Posted on February 25, 2011 by Tia Lalani

Twice a year, the Outstanding Independent Work Award is granted to a student who presents at a Student Academic Conference.

By Christopher Thrall –

Twice a year, the Outstanding Independent Work Award is granted to a student who presents at a Student Academic Conference. The Fall 2010 conference was held on December 6, and fourth-year Bachelor of Science student Kathryn Stone was selected as the award winner, with honourable mention to fourth-year Bachelor of Arts student Erin Peters.

Kat Stone, cross-country runner and biathlete who just returned from competing at the world student games in Turkey, won for her paper and presentation for AUBIO 318 – Directed Reading, supervised by Dr. Neil Haave. In her presentation, LCAT deficiency: is ‘good’ cholesterol irrelevant?, Kat researched opposing reports on the effect of an inherited disease of cholesterol metabolism on blood cholesterol.

“Kat tried to determine which evidence was the stronger,” says Dr. Haave, who nominated her for the award. “In addition, because the evidence seemed to support something that was counter-intuitive – she found that LCAT deficiency did not seem to increase the risk of heart disease – she surmised that our current model of blood cholesterol transport was incomplete. And then she came up with a reasonable novel hypothesis to explain this. Very impressive,” he added.

Erin Peters’ paper was written for AUENG 401 – Directed Reading I, and supervised by Dr. Roxanne Harde. The title of her presentation was Messages From Beyond: Class and Gender in Spiritualist Fiction. Erin examined how the small, unquiet spirits of children speak to social injustices and class prejudices of the time: the writers of the stories she examined gave children power when they were powerless.

The next Student Academic Conference, featuring papers and presentations from students engaged in independent study this semester, will take place on April 11.

Kathryn Stone abstract:
Atherosclerosis is a chronic, life-threatening disease. At the root of many forms of heart disease, it is the highest singular cause of death within the developed world. Atherosclerosis begins with cholesterol accumulation within macrophages. Cholesterol is transported to cells from the liver by very-low-density lipoproteins (VLDL) and low-density lipoproteins (LDL). High density lipoprotein cholesterol (HDL-C) is known as “good cholesterol” for being the cholesterol removed from cells in reverse cholesterol transport (RCT). Lecithin:cholesterol acyltransferase (LCAT), which matures HDL by increasing HDL-C through cholesterol esterification, is generally thought to be crucial in RCT. That cholesterol ester is either recycled through the cholesterol transport system by cholesterylester transport protein (CETP) transport to LDL or is excreted by the liver. In theory, atherosclerotic progression should increase whenever macrophage RCT is disrupted. Contrary to expectations, despite extremely low HDL-C, LCAT deficiency is not associated with premature coronary heart disease. The cumulative effects of altered cholesterol flux in LCAT deficiency may not result in elevated macrophage cholesterol, which would prevent premature atherosclerosis. Possible mechanisms by which macrophage cholesterol is not increased in LCAT deficiency include effective cholesterol transport by immature HDL, increased macrophage ABCA-1-mediated cholesterol efflux to HDL and reduced CETP activity.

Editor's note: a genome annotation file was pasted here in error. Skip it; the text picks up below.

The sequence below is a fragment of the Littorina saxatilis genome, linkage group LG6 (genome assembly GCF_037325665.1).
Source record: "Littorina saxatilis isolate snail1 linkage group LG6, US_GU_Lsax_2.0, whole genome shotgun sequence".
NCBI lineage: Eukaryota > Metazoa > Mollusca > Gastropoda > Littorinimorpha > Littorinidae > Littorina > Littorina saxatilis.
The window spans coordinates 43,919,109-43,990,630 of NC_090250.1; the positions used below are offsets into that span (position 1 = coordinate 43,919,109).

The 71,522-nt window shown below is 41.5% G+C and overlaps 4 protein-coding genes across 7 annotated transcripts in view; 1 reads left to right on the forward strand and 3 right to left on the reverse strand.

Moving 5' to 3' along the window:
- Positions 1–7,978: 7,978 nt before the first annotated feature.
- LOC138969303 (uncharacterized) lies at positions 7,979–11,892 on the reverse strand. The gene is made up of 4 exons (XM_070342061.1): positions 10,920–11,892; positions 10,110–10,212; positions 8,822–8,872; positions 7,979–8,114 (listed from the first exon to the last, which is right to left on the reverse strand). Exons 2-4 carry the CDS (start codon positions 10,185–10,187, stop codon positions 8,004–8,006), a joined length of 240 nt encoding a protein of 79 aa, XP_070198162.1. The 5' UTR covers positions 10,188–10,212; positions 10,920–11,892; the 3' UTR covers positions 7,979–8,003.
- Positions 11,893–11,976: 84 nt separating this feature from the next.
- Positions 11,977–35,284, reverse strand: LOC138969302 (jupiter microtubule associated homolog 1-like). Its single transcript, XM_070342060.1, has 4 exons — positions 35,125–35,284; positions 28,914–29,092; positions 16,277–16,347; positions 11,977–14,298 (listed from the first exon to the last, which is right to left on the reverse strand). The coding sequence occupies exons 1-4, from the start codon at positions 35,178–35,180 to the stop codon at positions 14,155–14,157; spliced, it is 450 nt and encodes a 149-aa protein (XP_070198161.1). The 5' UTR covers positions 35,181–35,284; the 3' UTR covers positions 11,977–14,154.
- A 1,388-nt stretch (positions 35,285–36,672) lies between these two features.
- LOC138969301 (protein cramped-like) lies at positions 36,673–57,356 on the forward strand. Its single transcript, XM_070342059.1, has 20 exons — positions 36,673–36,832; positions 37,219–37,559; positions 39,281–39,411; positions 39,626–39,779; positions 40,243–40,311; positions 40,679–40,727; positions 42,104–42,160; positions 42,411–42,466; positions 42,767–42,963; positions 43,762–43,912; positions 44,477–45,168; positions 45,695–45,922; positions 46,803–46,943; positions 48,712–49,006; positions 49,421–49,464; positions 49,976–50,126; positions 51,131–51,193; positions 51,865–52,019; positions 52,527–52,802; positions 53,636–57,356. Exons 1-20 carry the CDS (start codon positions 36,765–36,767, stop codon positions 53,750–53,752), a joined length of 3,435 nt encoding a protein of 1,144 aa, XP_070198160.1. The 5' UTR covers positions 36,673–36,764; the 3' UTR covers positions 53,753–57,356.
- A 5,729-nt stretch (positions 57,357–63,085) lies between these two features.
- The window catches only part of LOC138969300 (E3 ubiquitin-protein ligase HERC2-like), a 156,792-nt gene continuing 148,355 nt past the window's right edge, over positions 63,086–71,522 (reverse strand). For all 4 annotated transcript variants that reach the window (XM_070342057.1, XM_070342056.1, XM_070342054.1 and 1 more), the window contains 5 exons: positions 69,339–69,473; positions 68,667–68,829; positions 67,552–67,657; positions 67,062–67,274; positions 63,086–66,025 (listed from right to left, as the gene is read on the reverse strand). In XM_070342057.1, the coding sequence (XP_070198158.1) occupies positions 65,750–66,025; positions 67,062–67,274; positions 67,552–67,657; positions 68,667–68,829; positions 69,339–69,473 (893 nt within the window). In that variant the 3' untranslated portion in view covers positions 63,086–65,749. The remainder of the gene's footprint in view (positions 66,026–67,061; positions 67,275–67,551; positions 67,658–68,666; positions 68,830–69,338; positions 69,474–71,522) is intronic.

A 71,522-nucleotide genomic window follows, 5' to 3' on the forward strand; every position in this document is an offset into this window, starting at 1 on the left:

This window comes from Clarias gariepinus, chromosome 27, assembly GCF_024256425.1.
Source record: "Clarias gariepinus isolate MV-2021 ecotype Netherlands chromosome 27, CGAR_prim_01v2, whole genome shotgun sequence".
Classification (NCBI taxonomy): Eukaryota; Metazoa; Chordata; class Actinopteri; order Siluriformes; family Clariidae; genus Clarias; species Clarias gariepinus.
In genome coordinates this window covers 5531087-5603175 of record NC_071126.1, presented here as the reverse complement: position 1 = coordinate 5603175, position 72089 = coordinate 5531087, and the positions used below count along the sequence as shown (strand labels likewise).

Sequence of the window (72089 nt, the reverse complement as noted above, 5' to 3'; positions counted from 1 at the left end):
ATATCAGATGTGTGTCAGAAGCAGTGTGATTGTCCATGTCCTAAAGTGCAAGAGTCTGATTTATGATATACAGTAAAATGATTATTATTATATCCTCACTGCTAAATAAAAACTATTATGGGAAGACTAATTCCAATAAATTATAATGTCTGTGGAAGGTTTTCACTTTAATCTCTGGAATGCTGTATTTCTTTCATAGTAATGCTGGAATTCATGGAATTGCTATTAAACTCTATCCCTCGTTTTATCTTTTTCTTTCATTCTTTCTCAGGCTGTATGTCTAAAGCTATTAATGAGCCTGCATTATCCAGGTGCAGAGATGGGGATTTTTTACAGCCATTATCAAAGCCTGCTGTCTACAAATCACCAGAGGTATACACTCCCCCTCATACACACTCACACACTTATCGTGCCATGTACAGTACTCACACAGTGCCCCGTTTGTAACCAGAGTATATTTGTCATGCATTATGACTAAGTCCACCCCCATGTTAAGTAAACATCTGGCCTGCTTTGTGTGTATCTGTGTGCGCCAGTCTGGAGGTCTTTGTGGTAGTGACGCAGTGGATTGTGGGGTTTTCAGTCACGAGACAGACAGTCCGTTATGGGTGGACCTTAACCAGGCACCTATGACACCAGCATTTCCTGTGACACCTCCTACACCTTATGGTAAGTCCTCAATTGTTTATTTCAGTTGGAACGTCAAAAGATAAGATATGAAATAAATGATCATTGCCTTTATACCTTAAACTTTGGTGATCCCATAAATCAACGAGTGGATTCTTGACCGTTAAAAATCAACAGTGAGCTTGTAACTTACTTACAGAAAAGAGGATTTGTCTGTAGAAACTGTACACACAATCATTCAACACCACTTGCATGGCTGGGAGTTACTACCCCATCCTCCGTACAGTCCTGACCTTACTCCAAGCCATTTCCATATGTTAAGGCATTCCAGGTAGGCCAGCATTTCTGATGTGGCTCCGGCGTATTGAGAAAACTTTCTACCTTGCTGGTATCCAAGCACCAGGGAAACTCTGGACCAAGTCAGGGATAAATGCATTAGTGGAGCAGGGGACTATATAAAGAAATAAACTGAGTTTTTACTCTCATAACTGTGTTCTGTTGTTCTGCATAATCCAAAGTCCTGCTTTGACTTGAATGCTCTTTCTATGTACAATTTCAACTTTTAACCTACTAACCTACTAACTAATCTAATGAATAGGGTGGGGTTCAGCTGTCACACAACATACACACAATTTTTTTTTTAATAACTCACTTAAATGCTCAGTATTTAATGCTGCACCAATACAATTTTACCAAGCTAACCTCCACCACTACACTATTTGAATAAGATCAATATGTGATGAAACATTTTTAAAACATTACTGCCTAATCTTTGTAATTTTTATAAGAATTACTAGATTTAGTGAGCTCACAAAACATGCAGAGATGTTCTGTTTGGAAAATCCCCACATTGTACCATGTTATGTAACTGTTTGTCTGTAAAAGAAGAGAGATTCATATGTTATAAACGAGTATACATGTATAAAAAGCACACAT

Erin Peters abstract:
In “The Old Nurse’s Story”, published in Household Words in 1852, British author Elizabeth Gaskell has doors bolted and windows shut fast against a “child crying and mourning”, locking her out in the bitter cold. This appalling scene is not the only case of child abuse or neglect in the short stories of women authors in the nineteenth-century. Particularly interesting are the cases where the young victims return from the grave after the abuse or neglect is carried out to its fatal conclusion. They seek to fulfill in death what was unfulfilled in life: mothering, love, security. And sometimes they seek revenge. The children who haunt these stories are themselves haunted by a lack of identity. They come from a mixed heritage of both upper and lower classes, their mothers having run off with unsuitable men, and as a result are disowned by the patriarchs of their families. Even as they were marginalized in life, they remain in the margins of the spiritual world after death. The children are trapped by their lack of definitive class identity because their mothers are trapped by their place in the patriarchal hegemony. Using Michel Foucault’s writings about power and hegemony to unpack Gaskell’s story as well as a story by Mary Elizabeth Wilkins Freeman, I will examine how the small, unquiet spirits of children speak to social injustice and class prejudice of the times. The writers of these stories gave children power when they were powerless.

Abstracts from other presentations at the December 6 Student Academic Conference can be found here.


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